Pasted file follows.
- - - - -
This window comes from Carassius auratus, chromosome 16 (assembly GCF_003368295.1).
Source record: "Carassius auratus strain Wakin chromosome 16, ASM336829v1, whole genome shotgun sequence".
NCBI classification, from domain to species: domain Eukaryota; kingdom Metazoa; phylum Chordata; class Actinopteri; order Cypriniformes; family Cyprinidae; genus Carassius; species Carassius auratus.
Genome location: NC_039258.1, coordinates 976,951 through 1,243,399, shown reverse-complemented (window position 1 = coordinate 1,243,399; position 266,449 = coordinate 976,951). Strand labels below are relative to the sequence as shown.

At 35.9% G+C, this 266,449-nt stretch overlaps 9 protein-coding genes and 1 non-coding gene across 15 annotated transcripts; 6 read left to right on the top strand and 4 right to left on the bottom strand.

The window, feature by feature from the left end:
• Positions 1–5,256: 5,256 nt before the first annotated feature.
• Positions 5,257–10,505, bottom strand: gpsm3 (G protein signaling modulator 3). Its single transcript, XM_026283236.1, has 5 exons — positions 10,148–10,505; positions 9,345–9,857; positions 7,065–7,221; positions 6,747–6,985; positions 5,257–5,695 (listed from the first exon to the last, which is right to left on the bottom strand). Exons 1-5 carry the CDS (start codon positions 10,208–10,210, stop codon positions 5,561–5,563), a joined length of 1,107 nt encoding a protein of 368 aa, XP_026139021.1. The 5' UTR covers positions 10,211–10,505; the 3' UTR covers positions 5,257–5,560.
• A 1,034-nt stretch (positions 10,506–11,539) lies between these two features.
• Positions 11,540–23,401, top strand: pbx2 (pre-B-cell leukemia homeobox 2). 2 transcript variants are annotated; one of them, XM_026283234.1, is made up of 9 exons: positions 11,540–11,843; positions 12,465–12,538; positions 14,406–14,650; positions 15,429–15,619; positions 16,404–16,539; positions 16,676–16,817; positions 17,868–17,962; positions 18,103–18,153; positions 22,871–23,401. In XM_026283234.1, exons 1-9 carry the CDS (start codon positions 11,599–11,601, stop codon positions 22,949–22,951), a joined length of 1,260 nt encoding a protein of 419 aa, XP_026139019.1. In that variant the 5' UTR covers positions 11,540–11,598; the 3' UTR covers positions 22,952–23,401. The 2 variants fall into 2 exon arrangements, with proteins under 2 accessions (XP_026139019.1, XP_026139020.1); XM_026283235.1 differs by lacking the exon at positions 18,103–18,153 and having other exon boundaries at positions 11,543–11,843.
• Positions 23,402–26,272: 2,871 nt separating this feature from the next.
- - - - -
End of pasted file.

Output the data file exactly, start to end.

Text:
This window comes from Carassius auratus, chromosome 16 (assembly GCF_003368295.1).
Source record: "Carassius auratus strain Wakin chromosome 16, ASM336829v1, whole genome shotgun sequence".
NCBI classification, from domain to species: domain Eukaryota; kingdom Metazoa; phylum Chordata; class Actinopteri; order Cypriniformes; family Cyprinidae; genus Carassius; species Carassius auratus.
Genome location: NC_039258.1, coordinates 976,951 through 1,243,399, shown reverse-complemented (window position 1 = coordinate 1,243,399; position 266,449 = coordinate 976,951). Strand labels below are relative to the sequence as shown.

At 35.9% G+C, this 266,449-nt stretch overlaps 9 protein-coding genes and 1 non-coding gene across 15 annotated transcripts; 6 read left to right on the top strand and 4 right to left on the bottom strand.

The window, feature by feature from the left end:
• Positions 1–5,256: 5,256 nt before the first annotated feature.
• Positions 5,257–10,505, bottom strand: gpsm3 (G protein signaling modulator 3). Its single transcript, XM_026283236.1, has 5 exons — positions 10,148–10,505; positions 9,345–9,857; positions 7,065–7,221; positions 6,747–6,985; positions 5,257–5,695 (listed from the first exon to the last, which is right to left on the bottom strand). Exons 1-5 carry the CDS (start codon positions 10,208–10,210, stop codon positions 5,561–5,563), a joined length of 1,107 nt encoding a protein of 368 aa, XP_026139021.1. The 5' UTR covers positions 10,211–10,505; the 3' UTR covers positions 5,257–5,560.
• A 1,034-nt stretch (positions 10,506–11,539) lies between these two features.
• Positions 11,540–23,401, top strand: pbx2 (pre-B-cell leukemia homeobox 2). 2 transcript variants are annotated; one of them, XM_026283234.1, is made up of 9 exons: positions 11,540–11,843; positions 12,465–12,538; positions 14,406–14,650; positions 15,429–15,619; positions 16,404–16,539; positions 16,676–16,817; positions 17,868–17,962; positions 18,103–18,153; positions 22,871–23,401. In XM_026283234.1, exons 1-9 carry the CDS (start codon positions 11,599–11,601, stop codon positions 22,949–22,951), a joined length of 1,260 nt encoding a protein of 419 aa, XP_026139019.1. In that variant the 5' UTR covers positions 11,540–11,598; the 3' UTR covers positions 22,952–23,401. The 2 variants fall into 2 exon arrangements, with proteins under 2 accessions (XP_026139019.1, XP_026139020.1); XM_026283235.1 differs by lacking the exon at positions 18,103–18,153 and having other exon boundaries at positions 11,543–11,843.
• Positions 23,402–26,272: 2,871 nt separating this feature from the next.